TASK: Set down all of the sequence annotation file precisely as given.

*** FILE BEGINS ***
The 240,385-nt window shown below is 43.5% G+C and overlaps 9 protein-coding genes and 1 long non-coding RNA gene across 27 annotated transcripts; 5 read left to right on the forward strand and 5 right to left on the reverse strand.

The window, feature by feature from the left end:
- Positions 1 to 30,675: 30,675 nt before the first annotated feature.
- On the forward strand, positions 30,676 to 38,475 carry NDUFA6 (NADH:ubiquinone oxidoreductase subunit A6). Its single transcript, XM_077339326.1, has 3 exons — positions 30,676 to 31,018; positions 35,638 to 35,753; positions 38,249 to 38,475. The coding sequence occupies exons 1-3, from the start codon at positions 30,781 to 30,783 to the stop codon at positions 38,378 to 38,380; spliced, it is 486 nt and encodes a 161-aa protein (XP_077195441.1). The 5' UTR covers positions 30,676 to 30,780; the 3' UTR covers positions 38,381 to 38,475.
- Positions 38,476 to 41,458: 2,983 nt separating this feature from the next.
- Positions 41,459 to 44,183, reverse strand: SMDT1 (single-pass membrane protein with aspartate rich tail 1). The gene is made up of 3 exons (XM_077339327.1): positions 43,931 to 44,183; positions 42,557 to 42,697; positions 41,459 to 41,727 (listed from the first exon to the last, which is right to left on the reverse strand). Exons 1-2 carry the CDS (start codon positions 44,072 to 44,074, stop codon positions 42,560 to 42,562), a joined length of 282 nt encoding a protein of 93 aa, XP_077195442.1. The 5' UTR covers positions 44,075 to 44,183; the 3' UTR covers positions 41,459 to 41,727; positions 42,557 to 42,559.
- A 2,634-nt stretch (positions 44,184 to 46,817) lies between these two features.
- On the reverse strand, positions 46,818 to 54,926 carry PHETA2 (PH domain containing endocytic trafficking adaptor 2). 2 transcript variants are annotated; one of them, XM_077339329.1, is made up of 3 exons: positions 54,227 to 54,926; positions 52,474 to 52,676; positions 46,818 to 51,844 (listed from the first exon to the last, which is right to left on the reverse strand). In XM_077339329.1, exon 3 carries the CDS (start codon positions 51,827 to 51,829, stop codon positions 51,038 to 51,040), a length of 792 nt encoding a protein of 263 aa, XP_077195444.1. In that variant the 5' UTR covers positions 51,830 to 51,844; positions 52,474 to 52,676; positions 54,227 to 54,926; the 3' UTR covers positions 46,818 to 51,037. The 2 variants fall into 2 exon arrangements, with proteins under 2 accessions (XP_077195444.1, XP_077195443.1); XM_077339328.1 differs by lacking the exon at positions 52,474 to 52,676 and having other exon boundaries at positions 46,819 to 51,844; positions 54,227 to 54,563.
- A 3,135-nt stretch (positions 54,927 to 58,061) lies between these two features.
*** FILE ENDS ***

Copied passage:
The 240,385-nt window shown below is 43.5% G+C and overlaps 9 protein-coding genes and 1 long non-coding RNA gene across 27 annotated transcripts; 5 read left to right on the forward strand and 5 right to left on the reverse strand.

The window, feature by feature from the left end:
- Positions 1 to 30,675: 30,675 nt before the first annotated feature.
- On the forward strand, positions 30,676 to 38,475 carry NDUFA6 (NADH:ubiquinone oxidoreductase subunit A6). Its single transcript, XM_077339326.1, has 3 exons — positions 30,676 to 31,018; positions 35,638 to 35,753; positions 38,249 to 38,475. The coding sequence occupies exons 1-3, from the start codon at positions 30,781 to 30,783 to the stop codon at positions 38,378 to 38,380; spliced, it is 486 nt and encodes a 161-aa protein (XP_077195441.1). The 5' UTR covers positions 30,676 to 30,780; the 3' UTR covers positions 38,381 to 38,475.
- Positions 38,476 to 41,458: 2,983 nt separating this feature from the next.
- Positions 41,459 to 44,183, reverse strand: SMDT1 (single-pass membrane protein with aspartate rich tail 1). The gene is made up of 3 exons (XM_077339327.1): positions 43,931 to 44,183; positions 42,557 to 42,697; positions 41,459 to 41,727 (listed from the first exon to the last, which is right to left on the reverse strand). Exons 1-2 carry the CDS (start codon positions 44,072 to 44,074, stop codon positions 42,560 to 42,562), a joined length of 282 nt encoding a protein of 93 aa, XP_077195442.1. The 5' UTR covers positions 44,075 to 44,183; the 3' UTR covers positions 41,459 to 41,727; positions 42,557 to 42,559.
- A 2,634-nt stretch (positions 44,184 to 46,817) lies between these two features.
- On the reverse strand, positions 46,818 to 54,926 carry PHETA2 (PH domain containing endocytic trafficking adaptor 2). 2 transcript variants are annotated; one of them, XM_077339329.1, is made up of 3 exons: positions 54,227 to 54,926; positions 52,474 to 52,676; positions 46,818 to 51,844 (listed from the first exon to the last, which is right to left on the reverse strand). In XM_077339329.1, exon 3 carries the CDS (start codon positions 51,827 to 51,829, stop codon positions 51,038 to 51,040), a length of 792 nt encoding a protein of 263 aa, XP_077195444.1. In that variant the 5' UTR covers positions 51,830 to 51,844; positions 52,474 to 52,676; positions 54,227 to 54,926; the 3' UTR covers positions 46,818 to 51,037. The 2 variants fall into 2 exon arrangements, with proteins under 2 accessions (XP_077195444.1, XP_077195443.1); XM_077339328.1 differs by lacking the exon at positions 52,474 to 52,676 and having other exon boundaries at positions 46,819 to 51,844; positions 54,227 to 54,563.
- A 3,135-nt stretch (positions 54,927 to 58,061) lies between these two features.